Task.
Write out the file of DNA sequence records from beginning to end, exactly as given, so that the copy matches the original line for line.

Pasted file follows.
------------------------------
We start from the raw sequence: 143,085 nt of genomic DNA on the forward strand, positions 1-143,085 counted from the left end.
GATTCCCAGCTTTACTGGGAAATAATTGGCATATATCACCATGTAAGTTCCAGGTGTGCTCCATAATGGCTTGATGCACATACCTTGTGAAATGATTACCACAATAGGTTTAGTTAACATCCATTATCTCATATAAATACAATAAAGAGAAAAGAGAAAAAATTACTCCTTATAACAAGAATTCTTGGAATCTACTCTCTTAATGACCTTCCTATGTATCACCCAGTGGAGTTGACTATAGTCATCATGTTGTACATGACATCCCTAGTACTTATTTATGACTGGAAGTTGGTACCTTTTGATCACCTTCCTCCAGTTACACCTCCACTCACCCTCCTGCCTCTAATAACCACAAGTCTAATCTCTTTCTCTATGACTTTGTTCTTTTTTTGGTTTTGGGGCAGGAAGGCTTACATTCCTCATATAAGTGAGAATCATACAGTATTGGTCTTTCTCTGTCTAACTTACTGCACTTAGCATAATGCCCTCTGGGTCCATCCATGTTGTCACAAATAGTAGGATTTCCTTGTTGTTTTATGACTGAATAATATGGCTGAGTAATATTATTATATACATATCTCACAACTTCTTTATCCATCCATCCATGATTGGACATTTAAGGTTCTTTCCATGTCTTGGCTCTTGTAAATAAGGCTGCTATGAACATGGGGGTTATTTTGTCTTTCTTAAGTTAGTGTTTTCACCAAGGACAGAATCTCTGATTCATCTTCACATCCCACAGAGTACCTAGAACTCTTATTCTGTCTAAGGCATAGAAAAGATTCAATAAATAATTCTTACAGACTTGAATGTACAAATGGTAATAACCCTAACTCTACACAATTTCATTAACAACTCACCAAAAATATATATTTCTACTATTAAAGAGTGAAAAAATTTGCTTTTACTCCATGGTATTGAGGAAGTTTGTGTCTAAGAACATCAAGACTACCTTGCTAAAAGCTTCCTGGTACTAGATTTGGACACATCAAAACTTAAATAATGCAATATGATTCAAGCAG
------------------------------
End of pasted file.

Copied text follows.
We start from the raw sequence: 143,085 nt of genomic DNA on the forward strand, positions 1-143,085 counted from the left end.
GATTCCCAGCTTTACTGGGAAATAATTGGCATATATCACCATGTAAGTTCCAGGTGTGCTCCATAATGGCTTGATGCACATACCTTGTGAAATGATTACCACAATAGGTTTAGTTAACATCCATTATCTCATATAAATACAATAAAGAGAAAAGAGAAAAAATTACTCCTTATAACAAGAATTCTTGGAATCTACTCTCTTAATGACCTTCCTATGTATCACCCAGTGGAGTTGACTATAGTCATCATGTTGTACATGACATCCCTAGTACTTATTTATGACTGGAAGTTGGTACCTTTTGATCACCTTCCTCCAGTTACACCTCCACTCACCCTCCTGCCTCTAATAACCACAAGTCTAATCTCTTTCTCTATGACTTTGTTCTTTTTTTGGTTTTGGGGCAGGAAGGCTTACATTCCTCATATAAGTGAGAATCATACAGTATTGGTCTTTCTCTGTCTAACTTACTGCACTTAGCATAATGCCCTCTGGGTCCATCCATGTTGTCACAAATAGTAGGATTTCCTTGTTGTTTTATGACTGAATAATATGGCTGAGTAATATTATTATATACATATCTCACAACTTCTTTATCCATCCATCCATGATTGGACATTTAAGGTTCTTTCCATGTCTTGGCTCTTGTAAATAAGGCTGCTATGAACATGGGGGTTATTTTGTCTTTCTTAAGTTAGTGTTTTCACCAAGGACAGAATCTCTGATTCATCTTCACATCCCACAGAGTACCTAGAACTCTTATTCTGTCTAAGGCATAGAAAAGATTCAATAAATAATTCTTACAGACTTGAATGTACAAATGGTAATAACCCTAACTCTACACAATTTCATTAACAACTCACCAAAAATATATATTTCTACTATTAAAGAGTGAAAAAATTTGCTTTTACTCCATGGTATTGAGGAAGTTTGTGTCTAAGAACATCAAGACTACCTTGCTAAAAGCTTCCTGGTACTAGATTTGGACACATCAAAACTTAAATAATGCAATATGATTCAAGCAG